I had every intention of taking a Lincoln MKS for a spin. I couldn’t do it. The MKS dodging tumbleweeds in the showroom was ugly as sin and as cheap as chips. “Cheap” as in poorly designed and executed. The Monroney for Lincoln’s front wheel-drive, V6 flagship added up a bunch of numbers knocking on forty large. When I told the salesman I’d rather have two BMW E39 BMW M5s, he pointed me to the 46k-mile ’05 Lincoln LS V8 Sport busy putting flat spots on its tires. The sticker said something about $18K, but I got the distinct impression that a Salmon and some pocket lint would make her mine. But did I want her?
The LS shared its platform with Jaguar’s retro-styled, pre-Subaru Tribeca flying vagina, the S-Type. World car this. Ford’s English patient was responsible for the LS’s utterly ridiculous packaging (short, narrow trunk and cramped rear seats). Fortunately, our tester’s black-on-black color scheme flattered the car’s lines, which wander the border between elegantly dignified and invisibly generic. The LS V8’s cabin is nothing to write home about. But as I’m already home I’ll say that the Lincoln’s meaty steering wheel is all that stands between the LS V8 Sport and the stench of rental car hell. Although not literally.
The are really only three things you need to know about the Lincoln LS V8 Sport: it’s quick, it’s rear wheel-drive and the English underpinnings mean that Mercury Marauder-style redemption (via hot shit aftermarket engine and suspension mods) is not on the cards. The hive mind at Wikipedia claims the LS V8’s 3.9-liter lump produced over 87% of its peak torque at 2000 rpm. They also say that Jag’s AJ-V8 could propel the mini-luxobarge from 0 to 60 mph “in the low sevens.” While I’m not so sure how many times the Lincoln’s five-speed gearbox would enjoy that sprint (or the brakes for that matter), the LS V8 feels strong like bull [Russian accent]. There is plenty of poke when you need it, and just enough when you don’t.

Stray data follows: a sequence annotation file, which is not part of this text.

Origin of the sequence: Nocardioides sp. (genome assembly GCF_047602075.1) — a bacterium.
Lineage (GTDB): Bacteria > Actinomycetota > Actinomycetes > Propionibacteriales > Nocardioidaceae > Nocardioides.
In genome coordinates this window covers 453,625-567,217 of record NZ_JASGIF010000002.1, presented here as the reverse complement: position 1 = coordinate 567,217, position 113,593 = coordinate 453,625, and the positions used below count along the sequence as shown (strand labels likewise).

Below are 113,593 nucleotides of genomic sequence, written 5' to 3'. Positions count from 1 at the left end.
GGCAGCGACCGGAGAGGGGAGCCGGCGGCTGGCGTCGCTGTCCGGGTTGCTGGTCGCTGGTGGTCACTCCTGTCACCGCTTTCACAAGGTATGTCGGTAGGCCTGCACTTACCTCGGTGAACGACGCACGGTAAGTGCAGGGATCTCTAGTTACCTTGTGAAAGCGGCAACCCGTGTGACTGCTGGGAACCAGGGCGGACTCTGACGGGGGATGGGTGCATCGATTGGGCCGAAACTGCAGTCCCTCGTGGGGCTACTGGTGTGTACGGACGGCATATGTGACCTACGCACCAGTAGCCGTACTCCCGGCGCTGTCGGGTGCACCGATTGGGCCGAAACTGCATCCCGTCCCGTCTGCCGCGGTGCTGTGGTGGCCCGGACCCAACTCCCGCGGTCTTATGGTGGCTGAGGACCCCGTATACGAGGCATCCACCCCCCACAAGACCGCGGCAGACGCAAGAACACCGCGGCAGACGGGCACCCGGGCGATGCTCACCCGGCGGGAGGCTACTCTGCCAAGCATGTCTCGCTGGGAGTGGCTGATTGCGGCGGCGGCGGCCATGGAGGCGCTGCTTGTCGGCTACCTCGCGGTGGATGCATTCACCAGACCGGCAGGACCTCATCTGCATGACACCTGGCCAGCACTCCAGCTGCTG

The tester’s suspension emitted cop shock death rattles (don’t ask me how I know). But the LS V8 Sport’s handling was on the right side of slightly more than unobjectionable. And the LS V8 Sports’ 17″ wheels exact no ride penalty. Taken as a whole, at just under $50K when new, the V8 version of the last gen mid-size Lincoln was almost as over-priced as its contemporary replacement. (Note: the V6 LS was no fun at all.) Still, the LS V8 Sport was a bit of a hoot that pointed the way forward for Lincoln. I mean it’s simple enough, right? Tasteful lines, V8 power, rear wheel-drive, classy interior and enough room for adults. Done. Or, in Lincoln’s case, not.